Social rights, the forgotten aspect of liberal democracy
30 December 2016 /
The current global context leaves little room for optimism. After the Brexit referendum and the election of Donald Trump, all eyes are turned to the 2017 French election – fearing the Front National’s accession to power. Distrust towards the political establishment and globalization is often presented as the reason for this shift towards the far-right side of the political spectrum. It misses the broader dynamic behind such a phenomenon: a backlash against liberal democracy for setting aside social rights.
The Janus-faced democracy
Prior to analyzing the relationship between the lack of social rights and populism, it is fundamental to understand the essence of democracy. It is not a well-defined concept: there is not a single definition of what democracy is or ought to be. The trade-off between liberty and equality (De Tocqueville, 1981) embodies the tension between two competing ideal-types of democracies. On the one hand, there are the proponents of liberal democracy: those believe that democracy is mainly about liberty. In that case, democracy is understood as a social pact in which the State ensures political and civil rights. As a result, its role is minimal, particularly when it comes to the management of the economy. On the other hand, there are the proponents of the social democracy: they advocate for a democracy that has for objective to protect citizens’ social rights – that is, all the rights that concern their well-being. In that case, democracy is understood as a social pact in which the State not only ensures the respect for political and civil rights, but also social rights. It is a system in which the State has more comprehensive competences (Delwit 2013). The consensus on the aforementioned trade-off is rather unstable, and has varied a lot over time.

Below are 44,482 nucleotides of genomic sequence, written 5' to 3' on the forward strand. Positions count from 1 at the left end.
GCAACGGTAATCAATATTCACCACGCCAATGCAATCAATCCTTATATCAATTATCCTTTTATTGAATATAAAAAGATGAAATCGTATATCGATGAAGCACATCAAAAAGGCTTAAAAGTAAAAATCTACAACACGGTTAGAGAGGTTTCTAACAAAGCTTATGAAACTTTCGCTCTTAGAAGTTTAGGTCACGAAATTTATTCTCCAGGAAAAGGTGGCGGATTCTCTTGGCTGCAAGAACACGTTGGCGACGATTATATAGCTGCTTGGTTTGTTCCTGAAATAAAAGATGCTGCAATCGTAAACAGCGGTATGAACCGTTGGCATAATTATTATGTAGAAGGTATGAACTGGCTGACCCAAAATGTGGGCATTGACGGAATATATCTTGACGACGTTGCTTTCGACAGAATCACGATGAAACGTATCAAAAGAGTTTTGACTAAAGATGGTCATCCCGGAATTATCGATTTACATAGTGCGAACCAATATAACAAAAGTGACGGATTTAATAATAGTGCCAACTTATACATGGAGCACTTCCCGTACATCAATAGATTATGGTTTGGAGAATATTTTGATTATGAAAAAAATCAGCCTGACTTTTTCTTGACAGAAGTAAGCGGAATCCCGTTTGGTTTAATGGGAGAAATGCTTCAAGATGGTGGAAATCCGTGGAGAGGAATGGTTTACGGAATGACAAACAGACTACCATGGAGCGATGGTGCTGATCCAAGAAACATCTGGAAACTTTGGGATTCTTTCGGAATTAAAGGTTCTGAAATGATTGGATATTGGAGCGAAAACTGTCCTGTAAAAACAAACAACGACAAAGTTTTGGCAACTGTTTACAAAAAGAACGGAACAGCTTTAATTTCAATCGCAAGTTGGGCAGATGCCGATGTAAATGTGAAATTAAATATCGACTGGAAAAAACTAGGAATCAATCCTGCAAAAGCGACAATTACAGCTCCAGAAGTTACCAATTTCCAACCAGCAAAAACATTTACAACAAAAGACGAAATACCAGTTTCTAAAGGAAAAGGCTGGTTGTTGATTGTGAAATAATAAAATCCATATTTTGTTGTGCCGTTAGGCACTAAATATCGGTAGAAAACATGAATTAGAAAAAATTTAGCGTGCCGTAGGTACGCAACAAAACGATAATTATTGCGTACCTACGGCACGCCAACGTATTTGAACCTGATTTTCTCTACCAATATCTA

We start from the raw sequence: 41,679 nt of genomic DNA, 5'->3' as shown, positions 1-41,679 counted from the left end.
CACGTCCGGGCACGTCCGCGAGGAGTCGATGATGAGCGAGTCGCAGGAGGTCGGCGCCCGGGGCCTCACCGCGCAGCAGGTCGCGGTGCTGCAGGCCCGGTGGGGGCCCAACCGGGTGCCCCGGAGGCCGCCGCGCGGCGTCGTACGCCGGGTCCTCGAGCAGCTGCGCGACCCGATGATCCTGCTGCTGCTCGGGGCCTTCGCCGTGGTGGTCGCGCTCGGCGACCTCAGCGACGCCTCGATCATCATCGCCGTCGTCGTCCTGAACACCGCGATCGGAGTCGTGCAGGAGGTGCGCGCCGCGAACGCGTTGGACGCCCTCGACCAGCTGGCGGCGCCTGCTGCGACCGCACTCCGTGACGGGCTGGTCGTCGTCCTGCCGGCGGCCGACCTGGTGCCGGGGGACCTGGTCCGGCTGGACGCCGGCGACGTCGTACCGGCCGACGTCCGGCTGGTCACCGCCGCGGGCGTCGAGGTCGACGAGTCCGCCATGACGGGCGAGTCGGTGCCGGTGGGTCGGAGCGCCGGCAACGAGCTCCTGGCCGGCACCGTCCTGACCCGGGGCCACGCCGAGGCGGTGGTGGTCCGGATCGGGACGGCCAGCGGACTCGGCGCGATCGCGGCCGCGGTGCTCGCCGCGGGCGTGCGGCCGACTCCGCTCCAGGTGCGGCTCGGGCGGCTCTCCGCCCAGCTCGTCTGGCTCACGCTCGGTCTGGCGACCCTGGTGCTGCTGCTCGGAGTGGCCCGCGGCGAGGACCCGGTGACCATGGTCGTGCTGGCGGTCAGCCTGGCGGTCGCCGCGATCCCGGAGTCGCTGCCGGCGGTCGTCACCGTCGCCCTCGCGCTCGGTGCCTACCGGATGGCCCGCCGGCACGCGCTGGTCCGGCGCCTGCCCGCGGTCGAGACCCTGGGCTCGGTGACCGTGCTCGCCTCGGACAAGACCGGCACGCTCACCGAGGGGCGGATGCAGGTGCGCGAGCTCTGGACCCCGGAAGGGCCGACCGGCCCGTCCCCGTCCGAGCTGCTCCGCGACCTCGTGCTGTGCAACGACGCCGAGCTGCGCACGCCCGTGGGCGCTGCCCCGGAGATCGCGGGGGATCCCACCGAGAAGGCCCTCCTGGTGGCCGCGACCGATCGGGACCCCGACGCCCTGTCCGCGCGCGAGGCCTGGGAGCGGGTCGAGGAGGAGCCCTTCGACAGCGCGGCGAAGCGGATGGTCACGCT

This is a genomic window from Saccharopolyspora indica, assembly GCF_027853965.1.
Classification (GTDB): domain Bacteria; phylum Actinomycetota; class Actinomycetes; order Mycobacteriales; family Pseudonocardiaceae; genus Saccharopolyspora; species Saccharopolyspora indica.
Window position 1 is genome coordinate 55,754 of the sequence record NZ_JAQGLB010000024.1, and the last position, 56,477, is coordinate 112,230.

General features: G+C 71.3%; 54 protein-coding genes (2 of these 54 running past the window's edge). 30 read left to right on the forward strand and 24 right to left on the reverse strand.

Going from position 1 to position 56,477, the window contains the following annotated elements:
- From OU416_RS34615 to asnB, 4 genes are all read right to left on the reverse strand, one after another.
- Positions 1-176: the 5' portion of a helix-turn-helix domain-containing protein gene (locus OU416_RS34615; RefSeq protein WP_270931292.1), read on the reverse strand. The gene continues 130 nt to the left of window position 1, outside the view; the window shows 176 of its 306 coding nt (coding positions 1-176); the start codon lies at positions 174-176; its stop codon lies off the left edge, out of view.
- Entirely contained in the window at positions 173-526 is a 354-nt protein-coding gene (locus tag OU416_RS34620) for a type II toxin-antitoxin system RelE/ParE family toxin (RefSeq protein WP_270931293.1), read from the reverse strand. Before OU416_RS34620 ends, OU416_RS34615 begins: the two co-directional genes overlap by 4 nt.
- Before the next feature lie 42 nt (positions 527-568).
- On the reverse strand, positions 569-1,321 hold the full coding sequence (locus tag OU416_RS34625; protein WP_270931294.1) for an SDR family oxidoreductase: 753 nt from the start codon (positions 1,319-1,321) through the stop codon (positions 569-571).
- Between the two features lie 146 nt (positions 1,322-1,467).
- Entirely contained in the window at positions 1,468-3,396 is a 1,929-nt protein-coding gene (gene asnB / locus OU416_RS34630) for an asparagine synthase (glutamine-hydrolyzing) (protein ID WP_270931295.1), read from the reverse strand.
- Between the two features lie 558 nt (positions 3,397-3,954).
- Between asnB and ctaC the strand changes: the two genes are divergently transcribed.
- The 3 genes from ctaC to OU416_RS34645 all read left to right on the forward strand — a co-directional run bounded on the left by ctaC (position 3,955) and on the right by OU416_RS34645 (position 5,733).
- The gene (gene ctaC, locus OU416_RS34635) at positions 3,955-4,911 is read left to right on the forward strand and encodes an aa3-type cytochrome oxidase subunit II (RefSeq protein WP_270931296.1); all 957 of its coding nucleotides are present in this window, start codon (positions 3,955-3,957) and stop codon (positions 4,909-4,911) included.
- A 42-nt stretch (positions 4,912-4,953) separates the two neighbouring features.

From liberal democracy to social democracy
While concerns for social rights were present within the political elite since the 19th century, it is only after World War II that a growing consensus arose on the importance of a full-fledged Welfare State for the good-functioning of democracy. This consensus stemmed from the broadly accepted discourse that the rise of inequalities fueled nationalism, which in turn, led to the bloodiest war of all time. By imposing sanctions on Germany after World War I, the treaty of Versaille undermined the economic development much needed to rebuild the country. Yet, as a State is no more than the embodiment of the people, those sanctions affected most and foremost the people themselves. Not surprisingly, all this made it all the easier for the Nazis to win the 1933 election. The people were suffering, and the Nazis offered a rationale, the stab-in-the-back myth, and a scapegoat to explain their suffering while proposing to restore the national economy. In other words, the violation of social rights was a breeding ground for anti-democratic movements.